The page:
JEET HEER There is a very long academic tradition going back to the great Richard Hofstadter, who's one of the major 20th century American historians. He famously wrote about the paranoid style in American politics. And what he said was the paranoid style comes from the fringes, from the far left and the far right.
BROOKE GLADSTONE But as he notes, Hofstadter’s view has been challenged on the idea that conspiracy theories are the products only of people on the margins of power.
JEET HEER If you actually look at the sort of history of American paranoia and conspiracy theories, you often find that they're very elite figures who believe in them. I mean, things like the Red Scare were led by J. Edgar Hoover and Joseph McCarthy. And if you think about it, it kind of makes sense. Like if you have some sort of powerful people high above society, it's very easy for them to try to blame any problems on outsider groups. And that has been the tradition just as much as there's also been a tradition of populist groups using conspiracy theories.
BROOKE GLADSTONE So as you pondered the possibility that Donald Trump actually may have fallen into the same trap as Scarface and become intoxicated, you concluded that, in fact, he has.
JEET HEER Yes. I should actually qualify that a little bit by saying that with Donald Trump, the question of belief I don't think applies in the same way that it does to other people. His view of truth is very instrumental. You know, the philosopher Harry Frankfurter [sic] made a famous distinction between lying and B.S. The liar knows that they're lying, whereas the B.S.-er doesn't care what's the difference between truth and lying. So Trump, I think it's very clear from the last 50 years of his life that he doesn't really care about the distinction between truth and lies. And that makes it all the easier for him to grab onto these emotional narratives that support what he actually feels, which is persecuted. You know, whether something is actually factually true is not at all a concern. The question is, is it useful for him? And then if it is, he takes it up and it becomes part of him. The circle around him, though, definitely includes people who like seem to be really gung ho about this and not in a manipulative way.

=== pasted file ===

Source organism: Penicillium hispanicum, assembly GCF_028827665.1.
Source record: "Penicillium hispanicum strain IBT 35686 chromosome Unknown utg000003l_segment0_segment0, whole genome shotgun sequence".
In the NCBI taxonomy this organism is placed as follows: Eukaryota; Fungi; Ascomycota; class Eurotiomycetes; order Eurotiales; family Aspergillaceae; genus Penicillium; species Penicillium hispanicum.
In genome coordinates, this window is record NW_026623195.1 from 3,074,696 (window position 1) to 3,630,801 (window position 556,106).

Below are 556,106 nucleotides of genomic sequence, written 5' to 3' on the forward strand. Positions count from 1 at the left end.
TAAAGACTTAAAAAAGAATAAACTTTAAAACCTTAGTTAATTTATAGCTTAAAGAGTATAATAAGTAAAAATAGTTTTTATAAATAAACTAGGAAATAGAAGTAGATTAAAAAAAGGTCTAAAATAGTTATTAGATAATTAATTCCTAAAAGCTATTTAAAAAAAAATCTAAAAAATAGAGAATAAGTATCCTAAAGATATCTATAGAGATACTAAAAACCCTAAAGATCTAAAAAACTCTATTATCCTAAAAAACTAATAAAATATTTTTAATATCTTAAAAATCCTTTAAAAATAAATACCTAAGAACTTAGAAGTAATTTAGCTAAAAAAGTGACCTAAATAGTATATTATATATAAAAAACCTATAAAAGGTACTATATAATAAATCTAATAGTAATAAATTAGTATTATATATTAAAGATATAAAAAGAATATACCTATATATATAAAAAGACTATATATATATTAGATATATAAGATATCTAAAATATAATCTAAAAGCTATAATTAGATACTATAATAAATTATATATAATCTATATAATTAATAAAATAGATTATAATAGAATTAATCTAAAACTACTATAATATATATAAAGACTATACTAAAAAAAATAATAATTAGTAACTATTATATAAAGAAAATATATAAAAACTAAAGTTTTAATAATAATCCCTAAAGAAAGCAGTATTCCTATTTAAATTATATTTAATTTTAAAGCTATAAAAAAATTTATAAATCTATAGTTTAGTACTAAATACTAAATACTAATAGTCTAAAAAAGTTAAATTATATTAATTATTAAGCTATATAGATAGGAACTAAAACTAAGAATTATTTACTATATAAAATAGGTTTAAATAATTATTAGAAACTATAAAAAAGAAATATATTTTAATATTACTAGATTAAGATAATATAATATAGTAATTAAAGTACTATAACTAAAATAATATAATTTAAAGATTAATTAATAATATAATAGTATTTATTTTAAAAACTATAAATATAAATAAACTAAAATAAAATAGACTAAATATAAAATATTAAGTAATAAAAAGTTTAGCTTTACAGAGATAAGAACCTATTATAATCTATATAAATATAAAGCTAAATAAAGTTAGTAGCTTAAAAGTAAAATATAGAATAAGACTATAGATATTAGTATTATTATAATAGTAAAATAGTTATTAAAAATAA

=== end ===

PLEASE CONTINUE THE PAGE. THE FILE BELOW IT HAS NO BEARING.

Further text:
BOB GARFIELD We've been dwelling in unreality for awhile. So let's return to the real world. And yes, there is one. Does focusing too much on the current White House lunacy distract us from the kind of pervasive unfairness that's existed under every American president? I mean, it's easy to ignore if it's not wrecking your life.
BROOKE GLADSTONE True, calling out Trump's absurdities is a breeze compared to staring down the systemic injustices that leads people to distrust the government and one another in the first place.
BOB GARFIELD So next up, the stories we tell ourselves that hold the nation down.
BROOKE GLADSTONE This is On the Media.
BOB GARFIELD This is On the Media. I'm Bob Garfield.
BROOKE GLADSTONE And I'm Brooke Gladstone. And this hour, we're reflecting on some of the throughlines that animated our coverage this year and helped us make sense of where we are. One idea that seems to strobe through our stories, especially the deep dives, is that if you dig into our national narratives and those of much of the rest of the world, racial stereotypes, suspicion and fear lay at the bottom.